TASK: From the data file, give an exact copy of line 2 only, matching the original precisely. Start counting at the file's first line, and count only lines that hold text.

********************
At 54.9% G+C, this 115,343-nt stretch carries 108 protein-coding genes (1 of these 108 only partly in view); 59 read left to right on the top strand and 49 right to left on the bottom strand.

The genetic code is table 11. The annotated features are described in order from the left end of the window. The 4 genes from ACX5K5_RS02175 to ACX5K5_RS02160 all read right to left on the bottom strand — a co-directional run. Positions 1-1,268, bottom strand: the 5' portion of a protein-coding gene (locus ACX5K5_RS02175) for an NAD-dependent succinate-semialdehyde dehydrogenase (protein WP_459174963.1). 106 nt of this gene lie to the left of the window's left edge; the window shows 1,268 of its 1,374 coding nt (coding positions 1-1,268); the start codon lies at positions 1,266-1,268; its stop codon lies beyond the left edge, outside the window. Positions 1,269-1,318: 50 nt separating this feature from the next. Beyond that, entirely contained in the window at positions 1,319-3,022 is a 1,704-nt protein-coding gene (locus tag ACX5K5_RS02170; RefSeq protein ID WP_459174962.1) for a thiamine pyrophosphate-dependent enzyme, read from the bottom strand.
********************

The genetic code is table 11. The annotated features are described in order from the left end of the window. The 4 genes from ACX5K5_RS02175 to ACX5K5_RS02160 all read right to left on the bottom strand — a co-directional run. Positions 1-1,268, bottom strand: the 5' portion of a protein-coding gene (locus ACX5K5_RS02175) for an NAD-dependent succinate-semialdehyde dehydrogenase (protein WP_459174963.1). 106 nt of this gene lie to the left of the window's left edge; the window shows 1,268 of its 1,374 coding nt (coding positions 1-1,268); the start codon lies at positions 1,266-1,268; its stop codon lies beyond the left edge, outside the window. Positions 1,269-1,318: 50 nt separating this feature from the next. Beyond that, entirely contained in the window at positions 1,319-3,022 is a 1,704-nt protein-coding gene (locus tag ACX5K5_RS02170; RefSeq protein ID WP_459174962.1) for a thiamine pyrophosphate-dependent enzyme, read from the bottom strand.